administration of justice. In this respect, Joinet says that impunity arises from the
fact that states do not fulfill their obligation to investigate these violations
and to adopt, particularly when it comes to the administration of justice,
measures to guarantee that those responsible are charged, tried and punished.
It arises also from the fact that states do not take the steps necessary
to provide victims with effective remedies, to compensate them for the damage
they have suffered and to prevent the repetition of such violations.
It is important to note, as the United Nations Secretary-General did in
transmitting the Report of the Truth Commission to the Security Council, that
that report "contains
a set of recommendations that are binding on the Parties”
(the Government of El Salvador and the FMLN).
One of the recommendations made by the Truth Commission was to punish
those responsible for the grave acts investigated in that report, and to ensure
material and moral reparations to the victims and their families.
Notwithstanding the foregoing, the Legislative Assembly of El Salvador
approved the General Amnesty Law, by means of Decree Nº 486 (hereafter the
"Amnesty Decree"), on March 20 1993.
It was published in the Diario Oficial, Nº 56, volume 318, on March 22,
1993, i.e., only five days after the Truth Commission had issued its report.
That decree granted a "full, absolute and unconditional amnesty to
all those who participated in any way in the commission, prior to January 1,
1992, of political crimes or common crimes linked to political crimes or common
crimes in which the number of persons involved is no less than twenty."
The effects of the amnesty decree are established in its Article 4, which
provides that by virtue of this law, persons already convicted and being held
must be released and all pending cases dismissed; “in the case of individuals
against whom no court proceedings have been undertaken, the present decree shall
mean that if at any time proceedings are instituted against them for the crimes
covered by this amnesty, they may move to extinguish criminal action and request
definitive dismissal". This article also establishes that the amnesty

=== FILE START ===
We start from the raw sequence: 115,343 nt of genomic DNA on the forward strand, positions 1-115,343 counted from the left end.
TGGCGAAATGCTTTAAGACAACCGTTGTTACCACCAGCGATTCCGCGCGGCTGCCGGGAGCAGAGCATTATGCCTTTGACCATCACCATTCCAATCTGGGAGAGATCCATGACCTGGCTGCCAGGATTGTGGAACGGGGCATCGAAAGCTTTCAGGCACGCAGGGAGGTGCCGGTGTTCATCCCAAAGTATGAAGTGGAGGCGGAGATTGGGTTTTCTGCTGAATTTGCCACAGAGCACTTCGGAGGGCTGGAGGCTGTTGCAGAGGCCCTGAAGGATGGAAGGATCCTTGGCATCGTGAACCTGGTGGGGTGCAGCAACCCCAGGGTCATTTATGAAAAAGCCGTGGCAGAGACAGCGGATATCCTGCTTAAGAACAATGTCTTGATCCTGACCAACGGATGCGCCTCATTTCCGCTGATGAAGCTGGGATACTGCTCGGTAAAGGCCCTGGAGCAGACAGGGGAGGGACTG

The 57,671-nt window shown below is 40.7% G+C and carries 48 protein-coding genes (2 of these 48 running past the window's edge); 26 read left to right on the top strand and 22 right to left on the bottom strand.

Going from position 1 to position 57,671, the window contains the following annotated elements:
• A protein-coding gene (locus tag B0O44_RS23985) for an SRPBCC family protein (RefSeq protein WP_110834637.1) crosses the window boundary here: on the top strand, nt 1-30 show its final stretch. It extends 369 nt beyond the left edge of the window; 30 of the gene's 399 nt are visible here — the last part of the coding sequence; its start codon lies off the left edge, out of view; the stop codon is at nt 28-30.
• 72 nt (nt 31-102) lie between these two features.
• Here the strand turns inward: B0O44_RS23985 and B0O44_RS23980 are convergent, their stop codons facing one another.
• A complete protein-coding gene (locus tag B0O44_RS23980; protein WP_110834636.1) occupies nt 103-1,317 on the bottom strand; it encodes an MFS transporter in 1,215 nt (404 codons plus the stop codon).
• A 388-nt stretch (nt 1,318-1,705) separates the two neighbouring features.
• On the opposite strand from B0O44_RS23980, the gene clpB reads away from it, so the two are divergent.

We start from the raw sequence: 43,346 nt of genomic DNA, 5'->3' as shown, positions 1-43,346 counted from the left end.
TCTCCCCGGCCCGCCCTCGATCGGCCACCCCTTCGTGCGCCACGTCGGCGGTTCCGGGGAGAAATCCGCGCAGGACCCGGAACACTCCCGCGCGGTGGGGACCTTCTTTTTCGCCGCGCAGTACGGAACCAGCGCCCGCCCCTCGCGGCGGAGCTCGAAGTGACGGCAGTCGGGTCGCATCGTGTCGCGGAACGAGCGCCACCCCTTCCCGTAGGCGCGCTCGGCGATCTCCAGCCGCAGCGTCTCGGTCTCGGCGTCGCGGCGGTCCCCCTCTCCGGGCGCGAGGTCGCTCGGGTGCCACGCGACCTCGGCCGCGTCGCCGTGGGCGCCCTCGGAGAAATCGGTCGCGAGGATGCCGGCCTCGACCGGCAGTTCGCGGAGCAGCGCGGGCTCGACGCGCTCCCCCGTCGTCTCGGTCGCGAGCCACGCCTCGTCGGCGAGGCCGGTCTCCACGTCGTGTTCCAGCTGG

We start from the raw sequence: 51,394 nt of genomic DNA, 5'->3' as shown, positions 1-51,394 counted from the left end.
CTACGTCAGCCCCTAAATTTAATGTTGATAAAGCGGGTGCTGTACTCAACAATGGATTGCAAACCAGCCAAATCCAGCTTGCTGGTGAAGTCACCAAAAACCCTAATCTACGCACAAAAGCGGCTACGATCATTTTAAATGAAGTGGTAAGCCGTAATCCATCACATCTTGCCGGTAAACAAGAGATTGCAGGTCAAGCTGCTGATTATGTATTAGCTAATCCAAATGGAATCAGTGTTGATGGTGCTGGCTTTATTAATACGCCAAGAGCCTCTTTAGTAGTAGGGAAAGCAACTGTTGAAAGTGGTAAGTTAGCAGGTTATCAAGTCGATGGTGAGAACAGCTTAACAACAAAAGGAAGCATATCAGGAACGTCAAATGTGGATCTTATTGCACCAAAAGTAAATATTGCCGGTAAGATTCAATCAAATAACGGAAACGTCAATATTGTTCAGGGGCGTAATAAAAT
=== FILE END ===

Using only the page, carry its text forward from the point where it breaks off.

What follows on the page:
extinguishes all civil liability.
This law was adopted in order to prevent the punishment or prosecution of
serious human rights violations committed prior to January 1, 1992, including
those examined by the Truth Commission, to which the present case relates.
The effect of the amnesty extended to crimes such as summary execution,
torture and forced disappearance practiced by agents of the State.
Some of the crimes covered by this decree have been considered so serious
by the international community that they have led to the adoption of special
Conventions on the matter, and the inclusion of specific measures to avoid
impunity, including the invoking of universal jurisdiction and suspension of the
statute of limitations.
Violations of the American Convention by the General Amnesty Law
The duty to adopt domestic legislative measures (Article 2 of the
Article 2 of the American Convention establishes the obligation of states
parties to adopt "such legislative or other measures as may be
necessary" to give effect to the rights and freedoms enshrined in the
Convention. This provision includes
a negative obligation, whereby states are also obliged to refrain from issuing
laws that eliminate, restrict or nullify the rights and freedoms enshrined in
the Convention, or that render them ineffective.
In this respect, the Inter-American Court has established the following,
in its Advisory Opinion OC-13/93 of 16 July 1993:
A State may violate an international treaty and,
specifically, the Convention, in many ways. It may do so in the latter case, for
example, by failing to establish the norms required by Article 2. Likewise, it
may adopt provisions which do not conform to its obligations under the
Convention. Whether those norms have been adopted in conformity with the
internal juridical order makes no difference for these purposes.
Similarly, the Court has ruled that:
The general duty under Article 2 of the
American Convention on Human Rights implies the adoption of measures of two
kinds. On one hand, the suppression
of rules and practices of any nature that imply a violation of the guarantees
provided in the Convention. On the other hand, the issuance of rules and the
development of practices conducive to the effective observance of those
With respect to the competence of the IACHR to establish that a law is
incompatible with the American Convention, the Court has ruled that:
There should be no doubt that the Commission has in